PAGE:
• pedal and we can say it gives us increased 'acceleration'.

  • Good noun! Good noun – 'acceleration'. Now, what has this got to do with the Chinese economy?  

  • Well, 'accelerate' is to do with speed but it can be not just physical speed in a  

  • vehiclemoving vehicleit's to do with growth in this case. The growth is getting  

  • faster and faster and faster, so the economy's growth is getting faster: it's accelerating.  

  • Things are not alwaysit's not always about upward movement. A decline or a decrease can  

  • also 'accelerate'. If something's going down faster and faster, it's still 'accelerating'.

  • So, it describes the speed at which something moves and we can use it to describe a car,  

  • or a quickening trend like the growth in China.  

  • Are there any other words we could use with accelerate?

  • Yes. Now, we can often use adjectives and adverbs depending on whether it's a verb or a noun.

  • So, you can talk about things 'quickly accelerating'. You can talk about them 'accelerating steadily',  

  • for example. A very, very common word to use is 'rapidly' – something 'accelerates rapidly' or  

  • you can talk about a 'rapid accelerationand that means a very fast acceleration.

  • It sounds very dramatic, doesn't it? Yeah.

  • You 'rapidly accelerate' from somethingOK. Wonderful. Thank you Catherine.

  • And we have more videos about driving as well, don't we?

  • We do: in fact, driving withoutdriver. To watch a video all about  

  • driverless cars, just click the link.

  • Fantastic. And let's have a look at our next headline please.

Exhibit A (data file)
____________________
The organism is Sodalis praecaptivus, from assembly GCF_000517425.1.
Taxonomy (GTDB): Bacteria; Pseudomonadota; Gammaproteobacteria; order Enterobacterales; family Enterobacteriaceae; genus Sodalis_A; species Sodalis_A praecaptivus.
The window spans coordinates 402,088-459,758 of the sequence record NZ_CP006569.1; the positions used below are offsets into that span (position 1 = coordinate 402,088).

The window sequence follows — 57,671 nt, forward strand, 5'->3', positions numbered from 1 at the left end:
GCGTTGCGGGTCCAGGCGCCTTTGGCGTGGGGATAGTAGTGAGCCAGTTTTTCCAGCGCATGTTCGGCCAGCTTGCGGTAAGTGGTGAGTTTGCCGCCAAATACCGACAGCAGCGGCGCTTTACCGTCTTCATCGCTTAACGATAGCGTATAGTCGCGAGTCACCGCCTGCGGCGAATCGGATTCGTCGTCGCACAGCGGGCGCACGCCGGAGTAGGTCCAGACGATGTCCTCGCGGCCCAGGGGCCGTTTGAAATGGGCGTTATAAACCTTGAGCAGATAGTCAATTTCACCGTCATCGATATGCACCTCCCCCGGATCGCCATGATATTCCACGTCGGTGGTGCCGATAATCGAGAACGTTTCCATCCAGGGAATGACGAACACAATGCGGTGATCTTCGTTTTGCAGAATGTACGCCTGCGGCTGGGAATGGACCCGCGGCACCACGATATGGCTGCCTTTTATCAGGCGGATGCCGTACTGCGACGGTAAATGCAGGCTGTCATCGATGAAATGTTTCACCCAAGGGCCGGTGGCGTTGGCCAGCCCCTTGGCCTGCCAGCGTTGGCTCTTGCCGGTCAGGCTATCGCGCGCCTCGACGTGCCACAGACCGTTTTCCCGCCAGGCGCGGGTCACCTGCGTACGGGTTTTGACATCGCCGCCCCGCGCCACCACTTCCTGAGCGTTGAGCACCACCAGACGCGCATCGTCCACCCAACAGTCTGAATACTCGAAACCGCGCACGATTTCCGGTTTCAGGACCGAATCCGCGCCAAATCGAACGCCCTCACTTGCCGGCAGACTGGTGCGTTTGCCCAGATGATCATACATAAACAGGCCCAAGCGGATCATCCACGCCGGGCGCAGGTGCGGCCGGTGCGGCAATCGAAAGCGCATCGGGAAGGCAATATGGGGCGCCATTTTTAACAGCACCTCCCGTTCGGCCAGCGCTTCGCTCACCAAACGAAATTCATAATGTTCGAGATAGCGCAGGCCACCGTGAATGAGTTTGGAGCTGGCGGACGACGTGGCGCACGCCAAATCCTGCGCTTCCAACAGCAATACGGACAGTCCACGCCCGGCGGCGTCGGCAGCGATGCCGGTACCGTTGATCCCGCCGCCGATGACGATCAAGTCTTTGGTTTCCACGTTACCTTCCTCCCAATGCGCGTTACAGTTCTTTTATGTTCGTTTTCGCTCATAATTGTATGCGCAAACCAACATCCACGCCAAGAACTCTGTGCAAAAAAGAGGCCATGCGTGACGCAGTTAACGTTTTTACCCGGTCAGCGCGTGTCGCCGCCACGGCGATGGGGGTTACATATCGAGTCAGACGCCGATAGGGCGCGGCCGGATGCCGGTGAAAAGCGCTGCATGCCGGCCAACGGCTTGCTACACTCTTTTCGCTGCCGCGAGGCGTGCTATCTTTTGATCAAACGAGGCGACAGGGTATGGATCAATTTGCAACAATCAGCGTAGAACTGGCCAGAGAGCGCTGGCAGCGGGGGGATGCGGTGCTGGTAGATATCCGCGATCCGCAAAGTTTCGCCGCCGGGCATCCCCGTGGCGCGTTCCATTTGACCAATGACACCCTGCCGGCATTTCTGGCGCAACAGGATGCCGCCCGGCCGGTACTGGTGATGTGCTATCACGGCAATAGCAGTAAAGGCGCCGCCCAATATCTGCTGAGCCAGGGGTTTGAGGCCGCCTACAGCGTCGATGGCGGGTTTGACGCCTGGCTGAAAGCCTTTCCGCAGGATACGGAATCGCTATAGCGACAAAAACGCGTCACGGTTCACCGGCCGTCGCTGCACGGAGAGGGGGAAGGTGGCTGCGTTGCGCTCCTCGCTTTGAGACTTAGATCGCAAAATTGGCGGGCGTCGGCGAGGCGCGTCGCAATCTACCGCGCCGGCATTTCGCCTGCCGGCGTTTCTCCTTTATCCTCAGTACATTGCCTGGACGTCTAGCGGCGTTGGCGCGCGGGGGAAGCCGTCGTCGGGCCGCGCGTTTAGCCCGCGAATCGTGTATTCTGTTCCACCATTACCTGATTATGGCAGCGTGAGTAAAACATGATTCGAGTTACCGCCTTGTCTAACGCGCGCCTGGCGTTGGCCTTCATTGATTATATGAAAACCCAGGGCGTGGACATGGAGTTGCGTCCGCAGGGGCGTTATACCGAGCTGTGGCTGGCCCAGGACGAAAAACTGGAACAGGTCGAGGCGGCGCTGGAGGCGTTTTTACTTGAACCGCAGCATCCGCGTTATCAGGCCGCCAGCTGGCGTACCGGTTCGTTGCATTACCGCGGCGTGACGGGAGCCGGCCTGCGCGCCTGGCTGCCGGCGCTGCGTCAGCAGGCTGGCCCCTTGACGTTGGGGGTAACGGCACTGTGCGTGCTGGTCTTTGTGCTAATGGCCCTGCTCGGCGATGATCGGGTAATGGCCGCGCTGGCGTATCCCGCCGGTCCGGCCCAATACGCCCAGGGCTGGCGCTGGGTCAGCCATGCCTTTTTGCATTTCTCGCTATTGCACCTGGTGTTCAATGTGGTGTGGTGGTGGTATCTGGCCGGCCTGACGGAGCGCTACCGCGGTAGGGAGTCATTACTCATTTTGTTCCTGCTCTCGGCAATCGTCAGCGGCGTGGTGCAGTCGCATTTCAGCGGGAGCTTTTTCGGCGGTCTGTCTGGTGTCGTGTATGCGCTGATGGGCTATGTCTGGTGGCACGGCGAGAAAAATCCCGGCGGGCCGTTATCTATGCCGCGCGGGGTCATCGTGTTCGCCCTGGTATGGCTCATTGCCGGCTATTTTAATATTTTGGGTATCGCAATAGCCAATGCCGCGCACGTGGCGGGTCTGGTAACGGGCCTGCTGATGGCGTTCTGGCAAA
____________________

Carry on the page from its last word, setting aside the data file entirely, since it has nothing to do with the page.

• Yes. We're in the Middle East for this oneit's Al Jazeera and the headline:

  • And we can see that word 'accelerate' again.

  • So, 'rebound' – recovery. What can you tell us about rebound?

  • Yes. Now, R-E-B-O-U-N-D – 'rebound' – begins with that little prefix,

  • or prefix, 're-' – 'R-E'. Now, 're-' means what, Tom?

  • It means to happen again, doesn't it?

  • Exactly. The key part of the prefix is 'again'. 'Bound',  

  • and 'rebound' I should say, is very similar to a 'comeback' or a 'bounce back'. If something's  

  • gone away and then it comes back, it's 'rebounded'. Something got bad; it got better...  

  • we talk about a 'rebound'. So, the Chinese economy was bad; now it's better, it's 'rebounded'.

  • So, I heard you use 'rebound' as a verb as well. Is that right?

  • Yes, it is. It's a verb as well as a noun. The pronunciation is slightly different though.  

  • So, when this word is a noun, the stress is on the first syllable, like this

  • 'RE-bound'.

  • And when it's a verb we stress the second syllable, like this

  • 're-BOUND' – as in the Chinese economy has 'rebounded'.

  • Good example.

  • So, my favourite use of the noun 'reboundis as part of a fixed expression to talk  

  • about relationships. Can you tell us more please?

  • Oh yes, this is a good one. Now Tom, imagine  

  • that you were deeply in love with somebody and then they broke up with you.

  • That sounds awful.

  • Awful, awful, awful... Terrible.

  • ...but somebody else came along quite quicklyafter about two weeks, and you fell in love with  

  • them and you started dating them and all your friends were a little bit worried about it.

  • Sounds like a bit of a rush, actuallyit doesn't sound like a very good idea.

  • Because you're not ready for the relationshipYou went into it 'on the rebound'.

  • 'On the rebound'. So, I kind of bounced off my last relationship

  • straight into a new one... Yep.

  • ...that perhaps isn't perfect or appropriate.

  • Because you're not ready for it, yes. So, don't go into relationships 'on the rebound', Tom.

  • Give yourself a break in between. You should.

  • Great. Catherine, can you please recap today's vocabulary for us?

  • Sure. We had: 'bounce back' – return to a high level.

  • 'Accelerates' – goes faster.

  • And 'rebound' – recovery.

  • And don't forget you can test yourself as well at www.bbclearningenglish.com  

  • and as well as the website we are all over social media. That's it from us today, so  

  • I will see you next time. Say goodbye, Catherine.

  • Bye! Bye everyone. Thank you.

Hello and welcome to News Review from BBC Learning English.  

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China's Covid Recovery - News Review

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    林宜悉 posted on 2020/10/23